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During hypomania getting up instead of resting is essentially a big gust of oxygen on a burning ember at just the right angle and pressure to light a bonfire. Not that I realise at the time whilst I spend the whole night doing a million activities: reading, which feels like I’m breathing oxygen specifically for my amazing mind; playing on my games console which feels like the biggest adrenaline rush I could get whilst staying in as I fight my way through every first person shooter I own; writing, wherein my creative genius just slithers effortlessly out of the end of the pen; smoking because I’m in party mode and the music, the music feels electrifying to my body as I dance and sing ecstatically at 5am.

I should be drunk but I’m not as the activities get progressively more active and progressively more exciting until it’s 6am. I’ve not slept and it feels too late to sort it out because we’re at the start of a new day. Every dawn is a new day not to be tarnished by the last right? – yeah, I probably only follow that 100% when I’m hypomanic too.

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I don’t necessarily realise at the time. I write it off to not being that sleepy, to it being ‘just one night’. This happens a lot with hypomania. I only realise and know in hindsight. In hindsight it is blazingly obvious. At the time I am blinded to it, wrapped up in it and the world is viewed through rose-tinted spectacles wherein there is no way feeling this good could be “bad”.

Sleeping 3-5 hours a night is glorious when there is such an urgent pressure in your belly to do, do, do. It is bloody fabulous in fact because it means you really can maximise and squeeze the fuck out of the potential of every day, every, single, day. Whilst my wee early morning texts reap dead-end conversations as everyone else is a weak human and succumbs to their need for sleep – I however, am more than human. I’m super human.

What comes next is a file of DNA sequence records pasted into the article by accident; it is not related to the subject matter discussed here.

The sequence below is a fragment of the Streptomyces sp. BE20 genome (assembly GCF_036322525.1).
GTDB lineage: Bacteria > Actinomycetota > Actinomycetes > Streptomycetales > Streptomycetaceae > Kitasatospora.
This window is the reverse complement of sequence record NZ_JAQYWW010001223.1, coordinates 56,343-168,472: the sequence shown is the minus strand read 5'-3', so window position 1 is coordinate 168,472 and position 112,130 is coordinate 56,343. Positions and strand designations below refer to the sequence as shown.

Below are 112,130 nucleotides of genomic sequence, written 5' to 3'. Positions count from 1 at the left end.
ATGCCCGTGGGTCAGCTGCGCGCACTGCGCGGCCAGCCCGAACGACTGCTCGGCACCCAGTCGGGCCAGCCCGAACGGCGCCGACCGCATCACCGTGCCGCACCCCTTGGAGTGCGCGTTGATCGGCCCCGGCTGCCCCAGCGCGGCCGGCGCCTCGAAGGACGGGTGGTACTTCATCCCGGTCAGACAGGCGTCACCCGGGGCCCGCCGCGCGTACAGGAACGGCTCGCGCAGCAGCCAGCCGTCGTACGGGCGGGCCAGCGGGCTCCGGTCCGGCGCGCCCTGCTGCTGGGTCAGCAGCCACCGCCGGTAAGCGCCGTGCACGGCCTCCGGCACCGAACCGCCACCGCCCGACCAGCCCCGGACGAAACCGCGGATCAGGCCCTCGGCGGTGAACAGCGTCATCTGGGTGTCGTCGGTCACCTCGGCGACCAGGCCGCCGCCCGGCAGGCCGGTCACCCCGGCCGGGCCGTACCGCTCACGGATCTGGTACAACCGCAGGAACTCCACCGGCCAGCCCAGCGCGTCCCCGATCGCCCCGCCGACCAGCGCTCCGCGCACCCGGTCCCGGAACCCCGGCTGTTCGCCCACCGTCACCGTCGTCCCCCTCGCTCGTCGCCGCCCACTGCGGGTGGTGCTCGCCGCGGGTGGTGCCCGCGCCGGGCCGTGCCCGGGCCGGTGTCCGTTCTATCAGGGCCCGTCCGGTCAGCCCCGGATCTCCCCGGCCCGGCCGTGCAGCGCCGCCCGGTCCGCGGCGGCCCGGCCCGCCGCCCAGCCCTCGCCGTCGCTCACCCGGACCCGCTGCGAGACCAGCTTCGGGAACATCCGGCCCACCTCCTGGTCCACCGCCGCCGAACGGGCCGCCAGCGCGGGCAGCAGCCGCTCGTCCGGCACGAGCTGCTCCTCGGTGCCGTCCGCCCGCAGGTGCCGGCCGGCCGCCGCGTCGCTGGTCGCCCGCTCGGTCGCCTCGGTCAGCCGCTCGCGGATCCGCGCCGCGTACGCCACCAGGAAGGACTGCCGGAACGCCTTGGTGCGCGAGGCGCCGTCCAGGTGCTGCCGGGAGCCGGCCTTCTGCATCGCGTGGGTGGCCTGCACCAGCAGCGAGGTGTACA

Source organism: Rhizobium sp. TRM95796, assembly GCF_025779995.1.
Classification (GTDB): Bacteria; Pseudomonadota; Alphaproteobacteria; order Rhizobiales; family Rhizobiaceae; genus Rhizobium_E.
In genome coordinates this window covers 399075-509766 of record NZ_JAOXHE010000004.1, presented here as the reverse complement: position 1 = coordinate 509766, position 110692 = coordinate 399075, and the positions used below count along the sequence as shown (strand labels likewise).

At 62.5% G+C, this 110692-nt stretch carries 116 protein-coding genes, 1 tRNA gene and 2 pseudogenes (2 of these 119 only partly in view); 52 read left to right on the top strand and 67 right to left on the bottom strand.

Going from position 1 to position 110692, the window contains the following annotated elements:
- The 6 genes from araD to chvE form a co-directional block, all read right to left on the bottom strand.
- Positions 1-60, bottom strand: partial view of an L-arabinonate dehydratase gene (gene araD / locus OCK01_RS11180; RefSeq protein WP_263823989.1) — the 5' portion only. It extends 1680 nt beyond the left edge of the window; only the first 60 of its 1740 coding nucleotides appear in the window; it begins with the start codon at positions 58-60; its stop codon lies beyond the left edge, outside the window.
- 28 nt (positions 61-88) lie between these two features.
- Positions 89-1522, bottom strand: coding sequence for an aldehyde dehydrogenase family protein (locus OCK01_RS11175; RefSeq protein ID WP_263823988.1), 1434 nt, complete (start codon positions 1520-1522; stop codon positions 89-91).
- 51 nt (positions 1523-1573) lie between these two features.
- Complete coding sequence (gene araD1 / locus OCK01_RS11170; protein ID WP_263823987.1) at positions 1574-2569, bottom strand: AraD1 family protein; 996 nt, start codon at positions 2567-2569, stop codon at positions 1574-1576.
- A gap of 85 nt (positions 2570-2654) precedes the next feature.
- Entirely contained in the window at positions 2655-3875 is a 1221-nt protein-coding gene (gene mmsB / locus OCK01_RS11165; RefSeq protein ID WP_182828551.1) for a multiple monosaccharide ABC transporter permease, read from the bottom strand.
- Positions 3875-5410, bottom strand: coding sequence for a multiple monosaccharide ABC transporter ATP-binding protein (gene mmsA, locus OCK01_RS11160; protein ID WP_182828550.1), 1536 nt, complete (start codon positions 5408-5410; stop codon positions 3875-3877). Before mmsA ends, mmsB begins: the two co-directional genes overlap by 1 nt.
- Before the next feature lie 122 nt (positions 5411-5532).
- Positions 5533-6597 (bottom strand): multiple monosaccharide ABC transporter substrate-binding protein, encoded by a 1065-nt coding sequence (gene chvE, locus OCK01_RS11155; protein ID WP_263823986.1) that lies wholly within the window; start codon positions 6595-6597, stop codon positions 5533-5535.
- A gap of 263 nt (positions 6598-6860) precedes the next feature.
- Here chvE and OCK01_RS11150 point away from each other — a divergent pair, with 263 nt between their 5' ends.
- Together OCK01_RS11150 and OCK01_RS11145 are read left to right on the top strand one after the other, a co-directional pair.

And just like that the fire is burning. Raring to go for the next day and the next and the next of my new brilliant super human life. I do not get sleepy again. I do not return to my bed to get a few hours shuteye. This get up until you’re sleeping advice is possibly the worst advice during the sleepless nights of hypomania.

 

I Have a Big Mind, So I Can Keep Dreaming

I have a very big mind. I don’t know if you can quantify the size of a mind seeing as it is abstract. What I mean when I say I have a big mind is that it wanders. I have high ambitions for myself, and sometimes believe in them. I think I’m going to become an award-winning author, a Nobel prize receiving nutritionist (has that ever even happened?). I’m going to run marathons and go on to running ultra’s. I want to play instruments and dance like Darcey Bussell

I don’t just want to do all of this stuff. I strive to do it all. However, one obstacle keeps getting in my way. My mental health. I can be very disabling for me. Sometimes, when I am unwell, I can’t even cook or eat properly. I can’t wash. Going to the toilet feels like a chore. Understanding and depicting between reality and fantasy can be a challenge.

I think a lot. I use mindfulness to tame my thinking – and often my mind may be empty, and still I think a lot. I can switch off, but this doesn’t mean that I don’t want all of these things for myself, along with a fantastic relationship, and friends, and above all – learning to manage my mental health.